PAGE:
The horrors of the trans-Atlantic slave trade have left an ineradicable mark on history. In the course of a little more than three and a half centuries, 12.5 million prisoners – at least two-thirds of them men destined for a life of labour in the fields – were shipped from holding pens along the African coast to destinations ranging from Argentina in the south all the way north to Canada. It was the largest forced migration in modern history.
When we think of slavery, we tend to think of this African traffic. Yet it was not the only such trade – nor was it, before 1700, even the largest. A second great market in slaves once sullied the world, this one less well-known, vastly longer-lasting, and centred on the Black Sea ports of the Crimea. It was a huge trade in its own right; in its great years, which lasted roughly from 1200 until 1760, an estimated 6.5 million prisoners were shipped off to new and often intensely miserable lives in places ranging from Italy to India.
Slavery in the Crimea, however, differed in significant ways from the model made so familiar by the trans-Atlantic trade. The slaves sold there were drawn for the most part from the great plains of the Ukraine and southern Russia in annual raids known as the “harvesting of the steppe.” Their masters were successively Vikings, Italians and Tatars – the latter being, for nearly half of the trade’s life, the subjects of the Crimean Khanate, a state that owed its own long life to its ability to satisfy demand for slaves. And most of the slaves themselves were not male labourers. They were women and children destined for domestic service – a fate that not infrequently included sexual service. The latter sort of slave was always fairly commonplace in the Crimea. When the Ottoman writer Evliya Çelebi toured the north shores of the Black Sea in 1664, he noted down some examples of the local dialect that he hoped other travellers to the region might find useful. Among the phrases that Çelebi selected were “Bring a girl” and “I found no girl, but I found a boy.”
This special focus – in a market that lay at the intersection not only of Europe and Asia, but also of Christianity and Islam – produced remarkable consequences. More women than men were put up for sale in the Crimea, and they consistently fetched higher prices. The high value of females was established at a very early date – articles 110-121 of the twelfth century Russkaia Pravda, the oldest known Russian law code, noted that female slaves were worth more than males – and it persisted throughout the entire history of the Black Sea trade. Female slaves were twice as expensive as males in Crete in 1301 and 60 percent more expensive 30 years later; when a Turkish noble, Kenan Bey, wrote his will around 1600, a slave girl he left to his wife turned out to be his single most valuable piece of property. As a result, as many as 80 percent of all Black Sea slaves whose sexes and ages are known were females aged between 8 and 24.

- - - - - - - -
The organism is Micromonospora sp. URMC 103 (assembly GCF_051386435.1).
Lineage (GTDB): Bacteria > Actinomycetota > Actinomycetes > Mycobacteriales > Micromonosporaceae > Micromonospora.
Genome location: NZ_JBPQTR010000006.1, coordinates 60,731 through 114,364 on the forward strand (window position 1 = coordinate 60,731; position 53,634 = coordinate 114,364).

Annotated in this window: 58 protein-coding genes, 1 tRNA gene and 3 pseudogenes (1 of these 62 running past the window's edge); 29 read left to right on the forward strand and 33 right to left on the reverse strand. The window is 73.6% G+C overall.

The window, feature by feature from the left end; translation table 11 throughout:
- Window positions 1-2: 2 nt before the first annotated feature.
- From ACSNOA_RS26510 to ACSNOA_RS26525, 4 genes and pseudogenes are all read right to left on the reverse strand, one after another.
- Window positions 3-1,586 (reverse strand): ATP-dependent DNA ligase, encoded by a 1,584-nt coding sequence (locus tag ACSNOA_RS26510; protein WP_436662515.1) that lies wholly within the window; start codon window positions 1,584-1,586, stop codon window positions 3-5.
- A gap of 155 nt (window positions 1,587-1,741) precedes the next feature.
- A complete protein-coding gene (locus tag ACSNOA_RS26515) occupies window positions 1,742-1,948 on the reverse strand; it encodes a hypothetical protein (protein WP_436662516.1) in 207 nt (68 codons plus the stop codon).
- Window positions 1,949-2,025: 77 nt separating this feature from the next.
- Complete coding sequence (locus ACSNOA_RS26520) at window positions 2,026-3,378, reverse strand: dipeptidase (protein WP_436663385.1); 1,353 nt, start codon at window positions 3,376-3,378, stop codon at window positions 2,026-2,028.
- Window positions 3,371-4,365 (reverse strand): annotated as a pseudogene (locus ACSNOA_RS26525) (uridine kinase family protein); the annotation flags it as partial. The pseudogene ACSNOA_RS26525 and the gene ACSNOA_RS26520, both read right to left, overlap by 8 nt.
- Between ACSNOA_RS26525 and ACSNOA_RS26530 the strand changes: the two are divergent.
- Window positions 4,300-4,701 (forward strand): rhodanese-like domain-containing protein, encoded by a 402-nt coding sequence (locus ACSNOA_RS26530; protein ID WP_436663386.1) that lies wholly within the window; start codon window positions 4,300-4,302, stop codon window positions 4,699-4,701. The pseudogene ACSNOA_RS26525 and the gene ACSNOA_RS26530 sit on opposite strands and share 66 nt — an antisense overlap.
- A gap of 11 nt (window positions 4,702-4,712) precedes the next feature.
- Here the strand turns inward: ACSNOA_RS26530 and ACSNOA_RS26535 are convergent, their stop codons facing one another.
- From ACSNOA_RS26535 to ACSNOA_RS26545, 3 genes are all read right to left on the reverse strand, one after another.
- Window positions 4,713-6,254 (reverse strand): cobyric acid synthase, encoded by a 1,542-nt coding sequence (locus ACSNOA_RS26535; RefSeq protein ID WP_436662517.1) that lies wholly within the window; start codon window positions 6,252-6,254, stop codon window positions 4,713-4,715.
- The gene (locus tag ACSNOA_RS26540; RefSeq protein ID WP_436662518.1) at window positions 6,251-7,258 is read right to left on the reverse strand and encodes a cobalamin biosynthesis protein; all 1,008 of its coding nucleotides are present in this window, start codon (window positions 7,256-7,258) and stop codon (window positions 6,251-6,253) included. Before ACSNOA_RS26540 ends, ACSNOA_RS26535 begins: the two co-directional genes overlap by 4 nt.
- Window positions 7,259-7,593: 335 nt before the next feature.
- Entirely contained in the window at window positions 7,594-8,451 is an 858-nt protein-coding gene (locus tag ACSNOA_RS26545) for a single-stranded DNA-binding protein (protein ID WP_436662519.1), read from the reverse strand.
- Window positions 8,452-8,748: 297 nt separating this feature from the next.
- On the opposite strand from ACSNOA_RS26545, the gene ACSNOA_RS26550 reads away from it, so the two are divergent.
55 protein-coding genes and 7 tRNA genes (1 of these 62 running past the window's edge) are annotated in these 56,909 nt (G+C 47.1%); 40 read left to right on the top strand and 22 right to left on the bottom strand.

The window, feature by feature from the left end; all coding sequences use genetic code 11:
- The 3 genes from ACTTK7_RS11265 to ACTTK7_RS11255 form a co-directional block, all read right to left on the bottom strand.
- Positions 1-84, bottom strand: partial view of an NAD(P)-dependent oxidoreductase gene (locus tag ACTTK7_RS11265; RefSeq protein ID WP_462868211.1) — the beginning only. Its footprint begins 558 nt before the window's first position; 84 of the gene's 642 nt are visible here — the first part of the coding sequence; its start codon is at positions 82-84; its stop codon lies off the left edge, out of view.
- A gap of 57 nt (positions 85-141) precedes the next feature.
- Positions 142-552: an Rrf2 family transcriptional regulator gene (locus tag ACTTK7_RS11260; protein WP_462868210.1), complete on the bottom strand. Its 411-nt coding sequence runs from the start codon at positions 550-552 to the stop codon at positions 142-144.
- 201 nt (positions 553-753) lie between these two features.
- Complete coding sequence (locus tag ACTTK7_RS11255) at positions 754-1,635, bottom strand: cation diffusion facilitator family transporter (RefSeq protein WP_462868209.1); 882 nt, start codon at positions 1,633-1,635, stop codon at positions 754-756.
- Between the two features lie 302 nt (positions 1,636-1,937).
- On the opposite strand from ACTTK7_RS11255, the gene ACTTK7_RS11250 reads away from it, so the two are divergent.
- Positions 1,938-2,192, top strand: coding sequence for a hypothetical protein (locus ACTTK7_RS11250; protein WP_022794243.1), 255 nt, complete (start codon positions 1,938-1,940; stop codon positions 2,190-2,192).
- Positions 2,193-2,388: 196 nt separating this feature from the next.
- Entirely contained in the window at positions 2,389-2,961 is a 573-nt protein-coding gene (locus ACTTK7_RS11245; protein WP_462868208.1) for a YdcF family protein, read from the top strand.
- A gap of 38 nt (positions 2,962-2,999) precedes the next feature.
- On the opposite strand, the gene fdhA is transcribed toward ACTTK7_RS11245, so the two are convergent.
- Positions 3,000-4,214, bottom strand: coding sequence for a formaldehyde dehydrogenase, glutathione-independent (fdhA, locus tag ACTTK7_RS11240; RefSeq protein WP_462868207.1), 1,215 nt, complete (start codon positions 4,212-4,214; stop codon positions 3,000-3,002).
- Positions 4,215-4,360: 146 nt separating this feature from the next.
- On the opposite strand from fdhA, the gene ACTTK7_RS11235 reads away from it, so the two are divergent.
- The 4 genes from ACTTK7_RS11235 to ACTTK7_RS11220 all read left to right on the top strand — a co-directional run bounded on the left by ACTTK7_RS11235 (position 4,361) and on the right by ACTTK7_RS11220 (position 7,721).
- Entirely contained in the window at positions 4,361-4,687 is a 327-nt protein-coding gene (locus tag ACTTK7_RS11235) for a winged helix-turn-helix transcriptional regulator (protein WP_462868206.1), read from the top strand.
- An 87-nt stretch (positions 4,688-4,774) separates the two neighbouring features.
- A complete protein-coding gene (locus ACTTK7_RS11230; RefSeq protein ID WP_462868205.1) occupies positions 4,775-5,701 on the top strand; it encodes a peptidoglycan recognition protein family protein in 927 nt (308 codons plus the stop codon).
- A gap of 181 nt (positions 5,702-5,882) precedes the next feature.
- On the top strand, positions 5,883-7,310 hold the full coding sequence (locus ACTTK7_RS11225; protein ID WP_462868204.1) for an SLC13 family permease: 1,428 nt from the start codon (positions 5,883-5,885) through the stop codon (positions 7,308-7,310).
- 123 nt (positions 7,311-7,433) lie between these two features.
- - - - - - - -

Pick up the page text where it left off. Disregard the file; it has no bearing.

The slave traders of the Crimean Khanate became expert at manipulating their stocks so that they could offer Christian slaves to Muslim customers and Muslim slaves to Christians. They became connoisseurs of their clients’ widely varying tastes in beauty. And they developed a fine appreciation of the value of exoticism. Among the most highly-priced slaves on sale in the Crimean markets were blacks from sub-Saharan Africa, who found a ready market in all-white Muscovy, and Circassians from the Caucasus – famed even then for their beauty. The most prized of all varieties of slave, however, appear to have been children brought all the way to the Crimea from the far north – boys and girls who were perhaps between six and 13 years old, who had been seized in organised raids on the Finnish district of Karelia, and then trafficked south via Novgorod, Moscow, and the Dnieper.
So valuable were children of this sort – and so likely, therefore, to be bought and sold along the way – that only a handful of Finnish children ever found their way to the Crimea; Jukka Korpela estimates that their numbers may have been as low as half a dozen a year. The prices they commanded, however, were simply colossal; one source notes that girls who could be purchased for as little as 5 altyn in Karelia could be resold for 6,666 altyn even before they reached the Khanate – a mark up in excess of 133,000 percent. The higher price, equivalent to 200 roubles or (in about 1600) 250 sheep, was also about five times the usual price for a Crimean slave. It is no surprise, in these circumstances, that slaves from the far north were highly sought-after for their colouring – nor that their special characteristics were scrupulously noted in the slave registers so carefully kept in the ports that lay at the heart of this commerce in human misery: “white skin, white hair.”
To get some idea of how this slave trade worked, how it developed and how it was made profitable, it is necessary first to make the point that slave raiding and slave trading were the economic mainstays of the Crimea throughout the medieval period. The trade actually rose and fell twice, once before and once after the fall of Constantinople in 1453, demand for pagan or Muslim slaves for Byzantium being supplanted by the market for Christian slaves in the Ottoman Empire. There seem to have been few years in this period, however, in which at least 2,000 prisoners were not shipped out of Caffa, a port which Mikhalon Litvin – a Lithuanian writing in about 1550 – described as “not a town, but an abyss into which our blood is pouring.” That figure, moreover, substantially understates the true extent of slavery in the Crimea. It has been estimated that at least a third of the prisoners brought into the peninsula remained there, working as slaves for Tatar masters. Another substantial group found their way to rival ports in the peninsula, or were sold on to buyers from other Mongol successor-states such as the khanates of Kazan and Astrakhan.